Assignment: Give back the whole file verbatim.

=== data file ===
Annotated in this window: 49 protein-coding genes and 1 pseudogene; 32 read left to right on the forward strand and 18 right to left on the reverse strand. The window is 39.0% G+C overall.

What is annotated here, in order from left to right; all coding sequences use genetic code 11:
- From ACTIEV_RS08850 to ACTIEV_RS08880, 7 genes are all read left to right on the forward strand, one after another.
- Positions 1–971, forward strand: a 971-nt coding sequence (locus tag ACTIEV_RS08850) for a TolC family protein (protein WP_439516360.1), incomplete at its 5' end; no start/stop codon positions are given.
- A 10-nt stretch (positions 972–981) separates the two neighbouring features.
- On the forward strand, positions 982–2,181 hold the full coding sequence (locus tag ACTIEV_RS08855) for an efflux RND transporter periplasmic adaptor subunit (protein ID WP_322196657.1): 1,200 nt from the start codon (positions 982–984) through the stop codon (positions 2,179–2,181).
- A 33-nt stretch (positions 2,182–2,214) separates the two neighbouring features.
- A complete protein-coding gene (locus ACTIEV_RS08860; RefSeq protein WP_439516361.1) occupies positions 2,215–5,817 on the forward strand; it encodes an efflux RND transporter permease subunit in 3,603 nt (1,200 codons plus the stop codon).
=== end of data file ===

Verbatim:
Annotated in this window: 49 protein-coding genes and 1 pseudogene; 32 read left to right on the forward strand and 18 right to left on the reverse strand. The window is 39.0% G+C overall.

What is annotated here, in order from left to right; all coding sequences use genetic code 11:
- From ACTIEV_RS08850 to ACTIEV_RS08880, 7 genes are all read left to right on the forward strand, one after another.
- Positions 1–971, forward strand: a 971-nt coding sequence (locus tag ACTIEV_RS08850) for a TolC family protein (protein WP_439516360.1), incomplete at its 5' end; no start/stop codon positions are given.
- A 10-nt stretch (positions 972–981) separates the two neighbouring features.
- On the forward strand, positions 982–2,181 hold the full coding sequence (locus tag ACTIEV_RS08855) for an efflux RND transporter periplasmic adaptor subunit (protein ID WP_322196657.1): 1,200 nt from the start codon (positions 982–984) through the stop codon (positions 2,179–2,181).
- A 33-nt stretch (positions 2,182–2,214) separates the two neighbouring features.
- A complete protein-coding gene (locus ACTIEV_RS08860; RefSeq protein WP_439516361.1) occupies positions 2,215–5,817 on the forward strand; it encodes an efflux RND transporter permease subunit in 3,603 nt (1,200 codons plus the stop codon).